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Ohio counties eligible for emergency farm loan assistance

By David Marrison, OSU Extension Field Specialist- Farm Management

Farm operations in 15 Ohio counties are eligible to apply for emergency credit through the U.S.D.A. Farm Service Agency’s Emergency Farm Loan program. These loans can be used to meet various recovery needs including the replacement of essential items such as equipment or livestock, reorganization of a farming operation or the refinance of certain debts.

The Emergency loan program is triggered when a natural disaster is designated by the Secretary of Agriculture or a natural disaster or emergency is declared by the President of the United States under the Stafford Act. These loans help producers who suffer qualifying farm related losses directly caused by the disaster in a county declared or designated as a primary disaster. In addition, farmers located in counties that are contiguous to the primary designated county may also qualify for this loan program.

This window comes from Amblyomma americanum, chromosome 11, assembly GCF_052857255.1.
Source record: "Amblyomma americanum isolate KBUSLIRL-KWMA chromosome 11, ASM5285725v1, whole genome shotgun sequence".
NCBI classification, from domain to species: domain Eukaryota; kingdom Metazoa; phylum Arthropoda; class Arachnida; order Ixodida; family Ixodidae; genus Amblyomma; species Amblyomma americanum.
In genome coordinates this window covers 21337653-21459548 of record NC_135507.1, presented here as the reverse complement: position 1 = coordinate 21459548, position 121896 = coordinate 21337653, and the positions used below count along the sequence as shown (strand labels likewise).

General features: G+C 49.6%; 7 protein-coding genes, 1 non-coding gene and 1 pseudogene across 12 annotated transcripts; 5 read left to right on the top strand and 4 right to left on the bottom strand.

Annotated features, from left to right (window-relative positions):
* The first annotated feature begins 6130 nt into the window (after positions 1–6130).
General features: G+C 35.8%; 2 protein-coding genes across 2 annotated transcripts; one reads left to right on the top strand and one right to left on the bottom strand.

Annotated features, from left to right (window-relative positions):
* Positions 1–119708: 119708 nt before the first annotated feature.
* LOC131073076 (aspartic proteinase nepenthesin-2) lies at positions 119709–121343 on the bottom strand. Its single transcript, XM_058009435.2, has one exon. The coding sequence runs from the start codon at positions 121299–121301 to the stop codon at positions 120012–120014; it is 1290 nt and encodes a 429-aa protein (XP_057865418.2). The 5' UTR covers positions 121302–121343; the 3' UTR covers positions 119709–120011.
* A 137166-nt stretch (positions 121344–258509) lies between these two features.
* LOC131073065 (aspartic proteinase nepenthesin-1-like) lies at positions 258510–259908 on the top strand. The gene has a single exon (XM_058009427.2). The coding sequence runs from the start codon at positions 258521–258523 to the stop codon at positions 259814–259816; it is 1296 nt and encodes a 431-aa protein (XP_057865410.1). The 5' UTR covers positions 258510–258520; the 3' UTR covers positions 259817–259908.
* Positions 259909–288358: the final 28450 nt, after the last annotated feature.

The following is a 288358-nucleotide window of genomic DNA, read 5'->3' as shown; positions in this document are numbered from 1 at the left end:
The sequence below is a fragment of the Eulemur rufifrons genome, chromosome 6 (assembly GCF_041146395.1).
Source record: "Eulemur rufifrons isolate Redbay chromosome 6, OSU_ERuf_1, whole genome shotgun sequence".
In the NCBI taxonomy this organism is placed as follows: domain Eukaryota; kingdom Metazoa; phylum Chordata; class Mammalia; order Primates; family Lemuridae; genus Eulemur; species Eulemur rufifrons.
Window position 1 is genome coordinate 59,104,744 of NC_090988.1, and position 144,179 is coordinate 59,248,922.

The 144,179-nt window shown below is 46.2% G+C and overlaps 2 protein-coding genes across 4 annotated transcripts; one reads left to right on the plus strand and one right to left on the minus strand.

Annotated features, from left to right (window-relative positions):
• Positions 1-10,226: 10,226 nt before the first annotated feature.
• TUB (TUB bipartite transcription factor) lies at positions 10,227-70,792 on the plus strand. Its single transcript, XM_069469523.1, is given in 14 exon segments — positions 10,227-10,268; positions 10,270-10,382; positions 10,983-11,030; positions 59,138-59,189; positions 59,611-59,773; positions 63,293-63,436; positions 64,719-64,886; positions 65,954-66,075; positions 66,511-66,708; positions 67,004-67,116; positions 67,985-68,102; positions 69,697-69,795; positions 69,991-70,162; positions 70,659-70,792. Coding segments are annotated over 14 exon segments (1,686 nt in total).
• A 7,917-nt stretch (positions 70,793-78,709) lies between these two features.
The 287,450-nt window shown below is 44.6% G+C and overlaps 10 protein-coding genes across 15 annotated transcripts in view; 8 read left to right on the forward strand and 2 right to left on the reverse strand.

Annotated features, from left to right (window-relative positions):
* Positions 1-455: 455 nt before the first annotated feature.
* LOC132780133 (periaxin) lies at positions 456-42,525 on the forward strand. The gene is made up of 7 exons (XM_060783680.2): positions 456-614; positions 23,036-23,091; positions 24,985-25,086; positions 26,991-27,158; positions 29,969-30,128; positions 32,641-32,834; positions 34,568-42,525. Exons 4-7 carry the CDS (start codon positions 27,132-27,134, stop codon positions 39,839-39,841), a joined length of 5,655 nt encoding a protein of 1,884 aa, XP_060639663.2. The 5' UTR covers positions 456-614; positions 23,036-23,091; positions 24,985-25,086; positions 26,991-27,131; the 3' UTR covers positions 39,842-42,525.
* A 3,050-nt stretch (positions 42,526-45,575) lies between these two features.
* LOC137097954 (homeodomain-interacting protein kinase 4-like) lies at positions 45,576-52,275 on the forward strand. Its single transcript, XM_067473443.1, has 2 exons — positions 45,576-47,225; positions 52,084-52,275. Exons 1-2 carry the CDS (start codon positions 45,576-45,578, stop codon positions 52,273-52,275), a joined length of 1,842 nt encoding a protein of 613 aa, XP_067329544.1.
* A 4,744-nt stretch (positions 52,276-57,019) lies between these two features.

A declaration was made for Brown and Clermont counties on Nov.… Continue reading

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Fish kill numbers, wildlife impacts updated for East Palestine

In early February, 38 Norfolk Southern rail cars carrying toxic chemicals derailed, resulting in a chemical burn to prevent a potential explosion and an ominous smoke plume over the village of East Palestine in Columbiana County.